By this point in time in Luke’s gospel we know that Jesus is God’s Son and He has power to work miracles and is a healer.  Given this knowledge it is not surprising that all the men were healed to me perhaps the surprising part is that only one came back to give thanks to Jesus.  If you think of the people in Jesus’ time and even today there are so many that forget the blessings of God.   In America we begin to think we are entitled and move further away from God.  Our churches are beginning to understand this as fewer and fewer come to church on a regular basis.  There may be far too many distractions, but even good distractions that take us away from God’s glory are harmful.

Jesus asks if the others were also healed, already knowing the answer, asks where are the other nine?  It may be easy to ask where the others are, but we must first remember the mercy of God upon us and give Him thanks and glory.  The only one the Samaritan could speak for was Himself, and the testimony of His act of obedience is recorded in scripture for all eternity.  Examine your heart and find each day there is much to be thankful for.

The Pharisees begin to question Jesus about when the kingdom of God was coming.  Jesus responds that it is not coming with visible signs, nor will it be in this place or that.  For behold, the kingdom of God is in your midst.  Jesus is speaking not of a physical reality as much as a spiritual one.  It requires faith to understand the kingdom of God.

Glory and thanksgiving to our God for the gift of His Son Jesus Christ.  The kingdom is among us.

Paul’s words to the church at Philippi are to be anxious for nothing.  Trust God, pray, and give thanks.  Thanksgiving comes before the miracle.  God will then give us peace in our lives, not necessarily a changed situation.  Paul reminds the church to let our minds dwell on worthy things.  Now live it out in the presence of others.

Paul then says that he has learned to be content in whatever circumstances.  He lists the some of those circumstances, but I am drawn to his prayers concerning the “thorn in the flesh” after three times the Lord reminded Paul that His grace was sufficient, and that in our weakness God’s strength is perfect.  A daily reminder of the sufficient grace of Christ should bring all of us to a more thankful heart.  Will you then give thanks always and glorify God or will you be like the nine?  Will you be the one?  Learning contentment is the key to having a thankful heart.

Discipleship-Nov. 14, 2012

Discipleship-November 14, 2012

Matthew 28:16-20-The Great Commission reminds us of Jesus’ last words to His disciples then and now.  As you go into all the world we are to make disciples.  The verb is to make and we are to be making disciples, so the question then may be what does a disciple look like?  And if we don’t know how to be disciples ourselves it may be hard to make disciples.  Making disciples is much harder than making church membership, and here are a few basics that might help with our understanding of discipleship:

Abide In Christ.  Then God will help you grow as a Christian; but you must keep a close relationship with Him.  As a disciple you must deny yourself, take up your cross, and live daily for Christ (Luke 9:23).

Live in the Word.  You grow as you study the Bible regularly (I Peter 2:2).  Plan a daily time for reading the Bible and your will grow to maturity (2 Peter  3:18).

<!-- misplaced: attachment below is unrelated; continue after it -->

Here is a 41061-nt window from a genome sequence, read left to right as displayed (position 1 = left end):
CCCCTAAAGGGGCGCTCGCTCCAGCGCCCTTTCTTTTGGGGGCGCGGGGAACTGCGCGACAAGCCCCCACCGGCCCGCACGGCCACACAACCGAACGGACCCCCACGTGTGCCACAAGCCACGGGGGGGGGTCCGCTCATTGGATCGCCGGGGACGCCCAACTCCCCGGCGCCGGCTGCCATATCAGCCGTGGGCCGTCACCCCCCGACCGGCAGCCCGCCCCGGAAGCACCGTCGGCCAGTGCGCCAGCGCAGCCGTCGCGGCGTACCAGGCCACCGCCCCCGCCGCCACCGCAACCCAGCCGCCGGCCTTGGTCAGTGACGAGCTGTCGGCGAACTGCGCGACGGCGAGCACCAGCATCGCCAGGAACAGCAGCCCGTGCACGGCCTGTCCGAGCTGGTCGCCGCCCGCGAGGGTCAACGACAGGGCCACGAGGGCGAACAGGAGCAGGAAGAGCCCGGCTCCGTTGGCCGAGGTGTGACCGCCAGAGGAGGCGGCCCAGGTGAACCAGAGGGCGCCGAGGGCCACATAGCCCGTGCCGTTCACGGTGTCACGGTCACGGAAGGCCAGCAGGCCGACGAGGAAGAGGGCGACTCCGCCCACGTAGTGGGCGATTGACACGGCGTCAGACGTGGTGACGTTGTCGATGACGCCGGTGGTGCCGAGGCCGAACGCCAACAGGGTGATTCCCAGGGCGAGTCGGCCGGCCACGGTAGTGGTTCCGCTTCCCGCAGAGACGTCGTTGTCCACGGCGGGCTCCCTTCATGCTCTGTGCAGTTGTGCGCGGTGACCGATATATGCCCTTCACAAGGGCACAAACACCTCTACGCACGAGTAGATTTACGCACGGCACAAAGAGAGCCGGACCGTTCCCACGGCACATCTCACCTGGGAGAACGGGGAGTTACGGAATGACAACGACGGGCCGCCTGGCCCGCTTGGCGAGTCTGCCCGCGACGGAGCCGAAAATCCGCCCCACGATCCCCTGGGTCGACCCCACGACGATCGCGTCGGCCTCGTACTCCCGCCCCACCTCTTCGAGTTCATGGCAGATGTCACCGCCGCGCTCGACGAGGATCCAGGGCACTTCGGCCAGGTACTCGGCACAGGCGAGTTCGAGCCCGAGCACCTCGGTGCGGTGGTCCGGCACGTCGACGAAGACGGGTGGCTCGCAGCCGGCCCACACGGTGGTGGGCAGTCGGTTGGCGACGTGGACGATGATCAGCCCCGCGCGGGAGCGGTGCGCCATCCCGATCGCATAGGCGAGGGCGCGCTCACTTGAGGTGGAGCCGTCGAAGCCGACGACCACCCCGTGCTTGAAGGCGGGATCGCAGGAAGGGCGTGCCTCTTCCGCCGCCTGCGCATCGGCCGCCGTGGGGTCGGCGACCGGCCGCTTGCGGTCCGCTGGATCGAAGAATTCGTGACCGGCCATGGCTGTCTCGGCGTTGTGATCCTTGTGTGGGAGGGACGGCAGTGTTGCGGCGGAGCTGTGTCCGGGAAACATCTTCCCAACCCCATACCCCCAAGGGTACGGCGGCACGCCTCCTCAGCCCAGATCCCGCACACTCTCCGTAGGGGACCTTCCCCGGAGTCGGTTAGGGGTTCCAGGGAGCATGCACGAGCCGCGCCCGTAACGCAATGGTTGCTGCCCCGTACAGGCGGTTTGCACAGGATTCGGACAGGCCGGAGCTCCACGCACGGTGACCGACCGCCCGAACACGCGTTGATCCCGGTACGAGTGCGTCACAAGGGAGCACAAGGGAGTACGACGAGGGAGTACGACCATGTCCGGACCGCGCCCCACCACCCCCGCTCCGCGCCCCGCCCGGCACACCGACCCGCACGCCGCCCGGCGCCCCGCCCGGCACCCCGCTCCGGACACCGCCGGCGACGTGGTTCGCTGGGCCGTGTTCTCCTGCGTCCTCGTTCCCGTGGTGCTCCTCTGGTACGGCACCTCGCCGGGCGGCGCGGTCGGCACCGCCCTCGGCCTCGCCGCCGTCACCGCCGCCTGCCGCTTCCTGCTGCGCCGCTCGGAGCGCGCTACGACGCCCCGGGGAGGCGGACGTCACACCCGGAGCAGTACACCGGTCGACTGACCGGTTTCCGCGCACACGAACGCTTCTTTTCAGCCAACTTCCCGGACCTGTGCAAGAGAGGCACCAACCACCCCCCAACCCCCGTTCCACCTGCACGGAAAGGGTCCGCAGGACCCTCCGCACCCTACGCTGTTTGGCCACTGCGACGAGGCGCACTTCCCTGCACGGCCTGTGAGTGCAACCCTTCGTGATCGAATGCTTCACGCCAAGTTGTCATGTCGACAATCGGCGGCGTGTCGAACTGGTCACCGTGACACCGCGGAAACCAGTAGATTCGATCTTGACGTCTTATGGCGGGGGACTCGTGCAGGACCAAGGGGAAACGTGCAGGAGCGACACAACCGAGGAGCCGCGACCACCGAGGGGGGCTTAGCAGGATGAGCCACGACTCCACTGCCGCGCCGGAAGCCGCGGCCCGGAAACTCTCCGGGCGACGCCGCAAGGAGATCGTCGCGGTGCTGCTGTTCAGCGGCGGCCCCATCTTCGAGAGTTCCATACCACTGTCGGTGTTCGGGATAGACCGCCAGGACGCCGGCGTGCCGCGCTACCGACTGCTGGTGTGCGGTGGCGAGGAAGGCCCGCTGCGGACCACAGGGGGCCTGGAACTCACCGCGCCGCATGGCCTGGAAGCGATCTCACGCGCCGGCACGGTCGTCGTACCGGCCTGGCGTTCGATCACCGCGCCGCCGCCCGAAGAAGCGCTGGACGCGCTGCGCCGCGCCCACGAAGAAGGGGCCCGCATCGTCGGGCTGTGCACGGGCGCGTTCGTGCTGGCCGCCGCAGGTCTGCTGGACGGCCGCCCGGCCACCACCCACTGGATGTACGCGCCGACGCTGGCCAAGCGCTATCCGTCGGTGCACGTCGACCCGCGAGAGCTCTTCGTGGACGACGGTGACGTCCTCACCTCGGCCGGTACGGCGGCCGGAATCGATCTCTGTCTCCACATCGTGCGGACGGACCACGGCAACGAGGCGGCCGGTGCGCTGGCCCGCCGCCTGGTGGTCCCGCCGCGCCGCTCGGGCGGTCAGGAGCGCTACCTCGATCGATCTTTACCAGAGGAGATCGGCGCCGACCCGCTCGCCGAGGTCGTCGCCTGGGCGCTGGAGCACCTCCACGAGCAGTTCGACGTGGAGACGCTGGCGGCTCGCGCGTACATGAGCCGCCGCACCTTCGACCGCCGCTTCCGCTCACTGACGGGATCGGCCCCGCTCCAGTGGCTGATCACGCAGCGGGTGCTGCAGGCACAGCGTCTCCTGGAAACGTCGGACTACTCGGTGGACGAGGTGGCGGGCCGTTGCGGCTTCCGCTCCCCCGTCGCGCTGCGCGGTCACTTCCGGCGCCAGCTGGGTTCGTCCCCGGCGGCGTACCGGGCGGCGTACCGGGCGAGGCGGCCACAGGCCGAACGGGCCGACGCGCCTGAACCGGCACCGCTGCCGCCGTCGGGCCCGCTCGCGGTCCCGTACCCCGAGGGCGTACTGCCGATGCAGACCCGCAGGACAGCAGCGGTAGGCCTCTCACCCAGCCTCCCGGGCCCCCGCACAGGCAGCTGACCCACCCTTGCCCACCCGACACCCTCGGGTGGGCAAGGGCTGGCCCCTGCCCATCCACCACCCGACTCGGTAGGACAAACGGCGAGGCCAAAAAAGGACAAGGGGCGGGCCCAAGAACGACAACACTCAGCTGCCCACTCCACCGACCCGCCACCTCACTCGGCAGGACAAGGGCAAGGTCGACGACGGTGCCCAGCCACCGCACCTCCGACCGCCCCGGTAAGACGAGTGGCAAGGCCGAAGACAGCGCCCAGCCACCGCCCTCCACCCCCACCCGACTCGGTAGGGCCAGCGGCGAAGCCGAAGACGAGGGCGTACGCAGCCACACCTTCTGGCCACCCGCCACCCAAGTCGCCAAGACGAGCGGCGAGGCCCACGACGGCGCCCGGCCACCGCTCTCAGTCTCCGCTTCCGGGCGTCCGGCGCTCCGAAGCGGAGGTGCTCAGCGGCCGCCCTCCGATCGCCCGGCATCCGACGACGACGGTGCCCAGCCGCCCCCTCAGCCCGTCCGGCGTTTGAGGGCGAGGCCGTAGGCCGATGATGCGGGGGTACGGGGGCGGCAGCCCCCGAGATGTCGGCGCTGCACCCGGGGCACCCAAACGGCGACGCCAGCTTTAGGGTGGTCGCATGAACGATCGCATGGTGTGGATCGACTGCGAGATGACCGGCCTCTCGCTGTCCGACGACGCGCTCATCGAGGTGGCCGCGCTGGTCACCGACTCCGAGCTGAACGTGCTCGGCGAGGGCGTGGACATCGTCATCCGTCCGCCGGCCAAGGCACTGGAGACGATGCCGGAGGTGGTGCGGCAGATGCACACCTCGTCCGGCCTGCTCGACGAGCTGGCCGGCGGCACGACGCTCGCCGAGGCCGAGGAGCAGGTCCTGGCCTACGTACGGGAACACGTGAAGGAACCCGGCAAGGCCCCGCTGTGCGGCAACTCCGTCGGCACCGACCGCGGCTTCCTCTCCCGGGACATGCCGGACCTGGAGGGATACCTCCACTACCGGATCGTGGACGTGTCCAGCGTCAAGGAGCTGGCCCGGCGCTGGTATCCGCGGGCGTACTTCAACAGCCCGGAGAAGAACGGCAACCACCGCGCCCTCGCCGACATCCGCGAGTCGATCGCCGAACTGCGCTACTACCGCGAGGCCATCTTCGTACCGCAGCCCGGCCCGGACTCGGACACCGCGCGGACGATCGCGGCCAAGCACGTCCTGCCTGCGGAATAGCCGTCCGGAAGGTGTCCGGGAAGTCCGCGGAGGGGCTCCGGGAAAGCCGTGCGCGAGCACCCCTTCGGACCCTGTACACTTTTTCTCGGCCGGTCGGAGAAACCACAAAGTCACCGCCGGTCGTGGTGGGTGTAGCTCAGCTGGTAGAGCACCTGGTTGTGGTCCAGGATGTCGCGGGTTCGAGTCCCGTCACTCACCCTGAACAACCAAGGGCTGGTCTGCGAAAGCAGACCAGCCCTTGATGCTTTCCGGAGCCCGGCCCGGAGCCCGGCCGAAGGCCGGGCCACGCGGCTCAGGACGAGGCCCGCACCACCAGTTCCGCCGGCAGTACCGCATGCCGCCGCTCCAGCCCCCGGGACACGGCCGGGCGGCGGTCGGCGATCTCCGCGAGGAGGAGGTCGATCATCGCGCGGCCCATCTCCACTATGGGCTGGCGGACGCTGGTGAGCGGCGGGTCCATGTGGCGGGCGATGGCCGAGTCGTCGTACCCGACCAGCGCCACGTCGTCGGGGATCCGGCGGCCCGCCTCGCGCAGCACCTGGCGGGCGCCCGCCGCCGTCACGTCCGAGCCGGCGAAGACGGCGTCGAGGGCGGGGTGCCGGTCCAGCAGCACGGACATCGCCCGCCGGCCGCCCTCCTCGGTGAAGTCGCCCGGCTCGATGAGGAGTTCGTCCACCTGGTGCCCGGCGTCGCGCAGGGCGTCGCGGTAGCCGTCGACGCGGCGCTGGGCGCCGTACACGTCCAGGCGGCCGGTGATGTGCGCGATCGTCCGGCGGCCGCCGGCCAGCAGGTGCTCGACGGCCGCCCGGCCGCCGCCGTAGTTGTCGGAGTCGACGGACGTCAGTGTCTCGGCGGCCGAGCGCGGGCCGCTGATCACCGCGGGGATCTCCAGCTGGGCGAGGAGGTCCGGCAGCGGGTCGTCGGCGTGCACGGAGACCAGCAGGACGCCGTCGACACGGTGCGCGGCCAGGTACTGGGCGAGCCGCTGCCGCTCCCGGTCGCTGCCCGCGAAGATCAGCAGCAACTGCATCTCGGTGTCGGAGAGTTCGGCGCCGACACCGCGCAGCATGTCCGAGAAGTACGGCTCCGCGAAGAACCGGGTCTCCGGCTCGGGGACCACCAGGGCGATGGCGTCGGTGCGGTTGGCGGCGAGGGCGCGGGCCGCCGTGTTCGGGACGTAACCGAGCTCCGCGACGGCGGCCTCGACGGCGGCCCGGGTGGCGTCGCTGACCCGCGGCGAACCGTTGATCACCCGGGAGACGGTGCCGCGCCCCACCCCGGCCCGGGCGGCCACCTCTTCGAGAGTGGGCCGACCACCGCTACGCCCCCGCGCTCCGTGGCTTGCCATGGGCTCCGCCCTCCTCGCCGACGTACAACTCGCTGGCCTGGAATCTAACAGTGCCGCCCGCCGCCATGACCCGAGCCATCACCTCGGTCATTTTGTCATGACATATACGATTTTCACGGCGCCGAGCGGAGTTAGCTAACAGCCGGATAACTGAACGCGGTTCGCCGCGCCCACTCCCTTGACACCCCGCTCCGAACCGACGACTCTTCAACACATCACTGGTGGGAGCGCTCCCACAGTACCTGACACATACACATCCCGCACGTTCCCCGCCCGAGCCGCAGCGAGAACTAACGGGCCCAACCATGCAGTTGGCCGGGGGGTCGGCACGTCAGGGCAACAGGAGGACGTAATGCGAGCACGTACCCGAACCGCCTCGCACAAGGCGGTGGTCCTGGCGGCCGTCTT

Pray in faith.  Prayer is worship and talking with God (John 15:7).  Your prayer delights God.  Talk to God throughout each day.  Believe God’s promises.  Prayer will help you gain strength and overcome temptation.

Fellowship with believers.  Christ wants you to fellowship regularly with your brothers and sisters in Christ in His church.  Your love for others will show that you are a disciple (follower) of Christ (I John 13:34-35).

Witness to others.  Tell others how came to know Christ (Acts 1:8; 2 Corinthians 5:18-20).  God is pleased when you bear fruit (John 15:8).  The greatest fruit is leading others to Christ.

Practice of faithful stewardship.  Giving helps keep your priorities in order.  Start systematically giving a portion of your income to Christ’s church (I Corinthians 16:2).  Practice giving to meet the needs of others (Luke 6:38).  You will reap joy as you sow (2 Corinthians 9:6-7).

*Adaptation of Personal Counseling and Commitment Guide through Virginia Baptist Mission Board

300-Nov. 11, 2012

300-November 11, 2012

Judges 6:11-17; 7

The angel of the Lord appeared to him and said to him, “The Lord is with you, O valiant warrior.”  Gideon’s response is if the Lord is with us why then has all this happened to us?  Have you ever also felt this way?  If God is around why do these bad things happen?  Where are His miracles?  The Lord’s response is I am here and now I am sending you to help solve this problem.  I choose you.  Perhaps sometimes when things don’t get better for us in our little part of the world, it may be because we are resisting what God is trying to do in and through us.  Gideon’s response is I am a nobody, isn’t there someone more important for this task?  The Lord tells Gideon that He will be with Gideon and the Midian will be defeated.

The appearing of the messenger of the Lord sparked questions from Gideon and then excuses before He finally submitted to the will of the Lord.  Do we often look at similar obstacles, and question where God is in this and make excuses when God says ready or not I choose you.